In 2026, the pinnacle of motorsports will be powered by sustainable fuel. The exact details have yet to be revealed, but Formula 1’s vast budgets mean the series can well afford to race with a cleaner conscience.
What of us mere mortals at the bottom rung of the racing ladder? Is there a way to race and reduce our carbon footprint? That’s what I aimed to find out at the final round of the EnduroKA season at Brands Hatch.
To recap: EnduroKA is already one of the most economical ways to take to the track. It’s possible to find a pre-2008 Ford KA for just a few hundred pounds. While adding the required safety gear, suspension, brakes, wheels, and tyres clearly adds up to more cost, the fact that EnduroKA is an endurance series means you can share the outlay with your teammates.
Even counting entry fees, maintenance and consumables, travel and repairs (more on that later) EnduroKA still offers very good value. And, when it comes to counting the environmental cost, it would be hard to find a race car that’s more frugal than the KA. According to the official figures when the KA rolled off the production line it would average 45 miles per gallon and emit 147 grams of carbon dioxide per kilometre driven.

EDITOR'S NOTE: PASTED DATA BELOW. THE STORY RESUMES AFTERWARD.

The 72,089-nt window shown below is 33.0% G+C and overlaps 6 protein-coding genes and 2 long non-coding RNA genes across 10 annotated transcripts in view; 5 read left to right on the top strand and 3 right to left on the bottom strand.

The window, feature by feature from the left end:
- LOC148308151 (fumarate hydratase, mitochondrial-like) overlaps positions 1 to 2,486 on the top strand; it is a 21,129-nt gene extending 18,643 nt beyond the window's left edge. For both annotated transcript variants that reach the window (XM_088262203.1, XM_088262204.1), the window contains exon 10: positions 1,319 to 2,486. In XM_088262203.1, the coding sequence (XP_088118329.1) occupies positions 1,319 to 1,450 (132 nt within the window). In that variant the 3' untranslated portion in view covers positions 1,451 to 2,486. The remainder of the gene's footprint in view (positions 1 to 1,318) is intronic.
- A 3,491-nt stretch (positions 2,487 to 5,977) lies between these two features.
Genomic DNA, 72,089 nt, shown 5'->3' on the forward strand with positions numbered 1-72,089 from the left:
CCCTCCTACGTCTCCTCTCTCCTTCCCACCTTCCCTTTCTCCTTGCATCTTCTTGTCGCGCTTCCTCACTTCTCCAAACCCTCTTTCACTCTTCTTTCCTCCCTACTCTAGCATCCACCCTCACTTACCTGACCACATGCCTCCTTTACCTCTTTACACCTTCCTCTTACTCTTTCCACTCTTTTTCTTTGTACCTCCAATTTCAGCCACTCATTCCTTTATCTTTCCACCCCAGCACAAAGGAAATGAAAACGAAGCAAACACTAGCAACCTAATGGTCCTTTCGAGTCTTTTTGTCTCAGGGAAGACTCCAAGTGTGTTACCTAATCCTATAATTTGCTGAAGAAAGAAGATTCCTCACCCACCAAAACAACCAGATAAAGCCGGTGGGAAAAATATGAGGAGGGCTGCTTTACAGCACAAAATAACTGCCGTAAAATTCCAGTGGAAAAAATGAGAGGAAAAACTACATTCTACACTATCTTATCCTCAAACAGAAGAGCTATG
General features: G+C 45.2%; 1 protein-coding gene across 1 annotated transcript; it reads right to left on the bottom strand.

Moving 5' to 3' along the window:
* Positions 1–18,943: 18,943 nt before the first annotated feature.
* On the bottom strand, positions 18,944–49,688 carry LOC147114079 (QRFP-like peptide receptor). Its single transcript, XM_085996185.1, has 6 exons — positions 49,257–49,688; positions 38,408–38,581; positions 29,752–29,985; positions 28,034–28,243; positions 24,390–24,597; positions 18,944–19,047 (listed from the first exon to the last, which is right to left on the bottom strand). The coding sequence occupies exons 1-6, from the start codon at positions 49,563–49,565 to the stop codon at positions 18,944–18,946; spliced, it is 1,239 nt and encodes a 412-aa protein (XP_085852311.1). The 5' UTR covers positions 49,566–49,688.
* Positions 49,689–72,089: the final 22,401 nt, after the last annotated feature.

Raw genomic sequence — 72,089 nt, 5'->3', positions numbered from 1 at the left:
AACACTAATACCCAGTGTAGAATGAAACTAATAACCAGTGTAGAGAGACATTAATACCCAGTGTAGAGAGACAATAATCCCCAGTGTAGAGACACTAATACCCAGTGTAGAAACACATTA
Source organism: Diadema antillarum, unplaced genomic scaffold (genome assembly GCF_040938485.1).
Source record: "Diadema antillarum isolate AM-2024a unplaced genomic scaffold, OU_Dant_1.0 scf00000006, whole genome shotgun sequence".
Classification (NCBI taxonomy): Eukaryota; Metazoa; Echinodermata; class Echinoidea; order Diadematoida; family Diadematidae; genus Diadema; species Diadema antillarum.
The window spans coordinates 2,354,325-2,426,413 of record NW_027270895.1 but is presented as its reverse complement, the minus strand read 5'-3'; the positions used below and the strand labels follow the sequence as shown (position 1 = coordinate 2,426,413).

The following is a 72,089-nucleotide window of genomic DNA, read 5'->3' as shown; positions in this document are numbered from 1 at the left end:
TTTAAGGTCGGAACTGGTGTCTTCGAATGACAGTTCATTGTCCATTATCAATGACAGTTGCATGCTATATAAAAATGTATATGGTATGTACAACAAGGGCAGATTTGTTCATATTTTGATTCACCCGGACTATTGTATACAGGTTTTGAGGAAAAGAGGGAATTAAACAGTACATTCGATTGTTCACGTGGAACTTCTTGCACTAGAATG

So for each lap of the (1.994 km, or 1.239 miles) Brands Hatch Indy circuit that’s 293 grams of CO2 out of the tailpipe. A total of around 120 kg of carbon emissions for the 500-minute IndyKA500 season finale. For every KA on the grid.
Every KA except one, that is. Ours, car 22 AFK Racing, assuming it completed the race, would only emit a net 42 kg of CO2 because we planned to run it on Coryton Sustain Classic 80; that promised to reduce greenhouse gas emissions by 65 percent compared with traditional fossil fuel.
With barely 70 bhp produced by the KA’s 1.3-litre engine, a key question arose: How would sustainable fuel impact our race pace? Coryton’s David Richardson couldn’t say for sure, as nobody had yet put the fuel through such an extreme test. Despite being made from 80 percent bio-fuel, Sustain 80 has almost zero ethanol, unlike regular pump fuel. This could give us a fraction more power or have benefits in fuel efficiency, suggested Richardson.
Qualifying left us with little clue. Torrential rain, numerous safety cars for spinners (including for the first of many roll-overs at the notorious Paddock Hill Bend) meant none of our four drivers got a clear lap in and we qualified 26th out of 38 starters. What was apparent at the end of the hour-long session was that fuel gauge didn’t appear to have moved. We brimmed the tank with the surprisingly sweet-smelling Sustain ready for the start and prayed for better weather.
Race day dawned sunny, but by the time the green lights signaled the rolling start the track was already soaked. With almost 40 cars all trying to improve on their grid positions it was carnage (or KA-nage, perhaps?).
At turn two, the Druids hairpin, AFK’s Natalie Knowles found herself sandwiched between a rapidly rotating car on the outside and an opportunistic overtaker on the inside. The spinner collected the front left of car 22 and cannoned her into the car to her right.